Women's Innovation Center

Hedy Lamarr and Dr. Maria Telkes – Women Who Invented Technology We Use Every Day

By Jane Plitt, President, National Center of Women’s Innovation

Alexandria, VA – Immigrant women, like men, have transformed our world. They deserve recognition, especially during May, National Inventors Month!

As we reach for our smartphones, power up our computers, or contemplate solutions for addressing climate change, know that two brilliant women, Hedy Lamarr and Dr. Maria Telkes, were powerhouses behind the technology we embrace today. They both came to the U.S. as European immigrants, where their innovative thinking transformed computer and solar-power technology.

Hedy Lamarr, Inventor of Frequency Hopping Essential for WIFI and Bluetooth

Hedy Lamarr

Hedy Lamarr is recognized in the National Portrait Gallery as a glamourous actress, but not a word is mentioned about her exceptional mind that helped bring us GPS and Bluetooth.

Lamarr first used her beauty to pursue a career in film. Born Hedwig Eva Maria Kieser in Austria-Hungary with Jewish heritage, she married an Austrian ammunition manufacturer as protection during the rise of the Nazis. Unfortunately, he was an overbearing chauvinist. Lamarr escaped his control and fled to Paris and then London. With a movie contract from Metro-Goldwyn-Mayer, she immigrated to the U.S.

Even as she appeared in movies, Lamarr’s brain was engaged. During WWII, she heard about the possibility of radio-controlled torpedoes. She became concerned that the enemy could jam torpedoes and alter their path. Teaming with composer and pianist George Antheil and with help from Caltech professor Samuel Stuart Mackeow, they developed frequency hopping technology. They were granted a patent in August 1942. Lamarr gifted the Navy with rights to the patent. Still, her technology was not embraced until the Navy gave the patent to another (male) contractor in the 1960s. Notably, frequency hopping is the essential technology for Wi-fi and Bluetooth. The National Inventors Hall of Fame inducted Lamarr and Antheil posthumously in 2014!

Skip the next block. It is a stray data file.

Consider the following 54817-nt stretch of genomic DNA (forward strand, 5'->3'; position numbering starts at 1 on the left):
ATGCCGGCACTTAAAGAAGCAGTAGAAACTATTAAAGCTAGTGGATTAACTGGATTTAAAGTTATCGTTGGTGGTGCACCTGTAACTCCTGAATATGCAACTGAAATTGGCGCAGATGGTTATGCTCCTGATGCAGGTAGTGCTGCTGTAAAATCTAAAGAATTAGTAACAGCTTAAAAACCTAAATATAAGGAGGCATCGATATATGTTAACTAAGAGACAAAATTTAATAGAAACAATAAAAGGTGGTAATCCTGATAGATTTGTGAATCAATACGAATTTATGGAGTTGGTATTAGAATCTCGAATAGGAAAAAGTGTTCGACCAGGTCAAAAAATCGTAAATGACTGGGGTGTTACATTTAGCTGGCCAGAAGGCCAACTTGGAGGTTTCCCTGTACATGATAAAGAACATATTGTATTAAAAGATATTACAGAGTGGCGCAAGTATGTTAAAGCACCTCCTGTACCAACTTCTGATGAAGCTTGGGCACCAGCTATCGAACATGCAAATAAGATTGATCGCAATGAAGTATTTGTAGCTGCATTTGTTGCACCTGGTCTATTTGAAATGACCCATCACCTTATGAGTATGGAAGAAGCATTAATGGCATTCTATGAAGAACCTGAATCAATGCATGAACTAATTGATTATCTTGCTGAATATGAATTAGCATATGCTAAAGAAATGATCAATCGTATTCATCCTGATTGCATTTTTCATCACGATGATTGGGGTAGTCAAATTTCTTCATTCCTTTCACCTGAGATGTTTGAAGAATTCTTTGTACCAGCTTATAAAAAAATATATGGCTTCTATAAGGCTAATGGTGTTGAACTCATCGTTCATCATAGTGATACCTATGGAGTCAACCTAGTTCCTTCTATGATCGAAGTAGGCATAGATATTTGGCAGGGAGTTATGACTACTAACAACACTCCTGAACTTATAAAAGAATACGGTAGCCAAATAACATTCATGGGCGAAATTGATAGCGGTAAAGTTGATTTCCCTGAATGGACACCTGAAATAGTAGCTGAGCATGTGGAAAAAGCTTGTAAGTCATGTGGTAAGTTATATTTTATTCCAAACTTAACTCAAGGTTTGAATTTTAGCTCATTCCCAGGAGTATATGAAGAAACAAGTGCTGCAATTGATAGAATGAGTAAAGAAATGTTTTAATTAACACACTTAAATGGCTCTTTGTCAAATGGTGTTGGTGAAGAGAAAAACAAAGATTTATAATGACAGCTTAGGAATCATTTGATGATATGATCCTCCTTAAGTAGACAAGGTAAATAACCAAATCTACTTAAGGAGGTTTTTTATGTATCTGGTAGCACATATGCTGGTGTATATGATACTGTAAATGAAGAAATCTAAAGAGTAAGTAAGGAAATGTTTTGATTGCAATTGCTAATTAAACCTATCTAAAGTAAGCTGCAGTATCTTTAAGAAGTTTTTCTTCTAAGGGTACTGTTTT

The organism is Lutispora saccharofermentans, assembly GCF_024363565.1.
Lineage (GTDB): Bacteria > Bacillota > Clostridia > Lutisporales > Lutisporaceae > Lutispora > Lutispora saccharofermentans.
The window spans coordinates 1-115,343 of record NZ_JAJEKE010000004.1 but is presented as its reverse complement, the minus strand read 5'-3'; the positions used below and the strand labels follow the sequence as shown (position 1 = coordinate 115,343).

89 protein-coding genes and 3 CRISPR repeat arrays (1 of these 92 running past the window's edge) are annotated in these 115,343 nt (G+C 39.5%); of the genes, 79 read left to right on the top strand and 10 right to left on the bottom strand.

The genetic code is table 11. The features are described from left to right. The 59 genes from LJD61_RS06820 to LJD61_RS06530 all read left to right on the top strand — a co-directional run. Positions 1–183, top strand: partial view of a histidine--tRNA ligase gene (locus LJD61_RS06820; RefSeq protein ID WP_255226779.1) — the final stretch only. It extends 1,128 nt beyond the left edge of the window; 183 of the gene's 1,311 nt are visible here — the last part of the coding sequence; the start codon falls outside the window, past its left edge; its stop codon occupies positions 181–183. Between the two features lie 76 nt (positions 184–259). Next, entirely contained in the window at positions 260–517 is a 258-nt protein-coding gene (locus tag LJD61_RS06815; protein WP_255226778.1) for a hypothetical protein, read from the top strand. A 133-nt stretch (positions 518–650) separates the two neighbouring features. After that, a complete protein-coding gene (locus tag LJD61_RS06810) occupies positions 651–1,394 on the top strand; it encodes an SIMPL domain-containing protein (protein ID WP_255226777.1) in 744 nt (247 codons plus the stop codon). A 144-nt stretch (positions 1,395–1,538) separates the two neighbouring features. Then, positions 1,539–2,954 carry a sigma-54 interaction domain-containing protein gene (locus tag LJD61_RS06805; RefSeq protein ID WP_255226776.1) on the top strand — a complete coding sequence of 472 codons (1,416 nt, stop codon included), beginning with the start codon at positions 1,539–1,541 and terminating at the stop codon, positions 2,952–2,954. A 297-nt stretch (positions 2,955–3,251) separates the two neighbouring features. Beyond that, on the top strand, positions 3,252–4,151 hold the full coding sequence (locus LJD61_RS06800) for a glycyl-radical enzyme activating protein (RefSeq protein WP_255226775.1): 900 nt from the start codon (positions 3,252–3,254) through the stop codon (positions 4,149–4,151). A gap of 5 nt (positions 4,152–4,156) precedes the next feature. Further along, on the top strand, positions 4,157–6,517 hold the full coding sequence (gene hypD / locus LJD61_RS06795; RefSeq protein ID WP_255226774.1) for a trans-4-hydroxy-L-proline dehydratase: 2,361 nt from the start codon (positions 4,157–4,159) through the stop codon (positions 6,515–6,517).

Wouldn’t it be appropriate for the National Portrait Gallery to identify Lamarr as an actress and inventor?

Dr. Maria Telkes, Solar Power Innovator/“Sun Queen”

Dr. Maria Telkes

Fascinated with solar power since she was a high school student in Hungary, Dr. Telkes’ says, “Sunlight will be used as a source of energy sooner or later. Why wait?”

However, her solar power work needed to wait for the right job. With a B.A. and Ph.D. in physical chemistry, she immigrated to the United States in 1925, joining the Cleveland Clinic Foundation as a biophysicist. There she worked on creating a photoelectric device that recorded brain waves.

In 1937, after becoming a U.S. citizen, she joined Westinghouse Electric, where her assignment was to develop “instruments that converted heat into electrical energy.”

In 1939, she joined MIT’s Solar Energy Conversion Project where she focused on developing thermoelectric devices powered by the sun. During WWII, she worked with the Office of Scientific Research and Development. During this period, according to the Encyclopedia Britannica, “she created one of her most important inventions: a solar distiller capable of vaporizing seawater and recondensing it into drinkable water. Although the system was carried aboard life rafts during the war, it was also scaled up to supplement the water demand of the Virgin Islands. “

Dr. Telkes’ other achievements include receiving a Ford Foundation $450,000 grant to work on a solar oven. She also developed a rapid system for farmers to dry their crops.

Working with MIT in 1948, she designed a solar heating system for the Dover House that operated successfully for two years.

In 1952 she won the first-ever Society of Women Engineers Achievement Award. She would be recognized in 1977 as one of the world’s foremost pioneers in solar energy by the International Solar Energy Society. Ultimately, she had 20 patents and continued to consult in the field until her death at 94 in December 1945.

Telkes met her goal when she declared, “It is the things supposed to be impossible that interest me. I like to do things they say cannot be done.”

Lamarr and Telkes are two examples of the enormous impact women have and can have on our world. Did you know about their contributions to bettering our lives? Join our efforts to showcase their stories and others and use them to inspire youngsters, especially girls. www.womensinnovations.org

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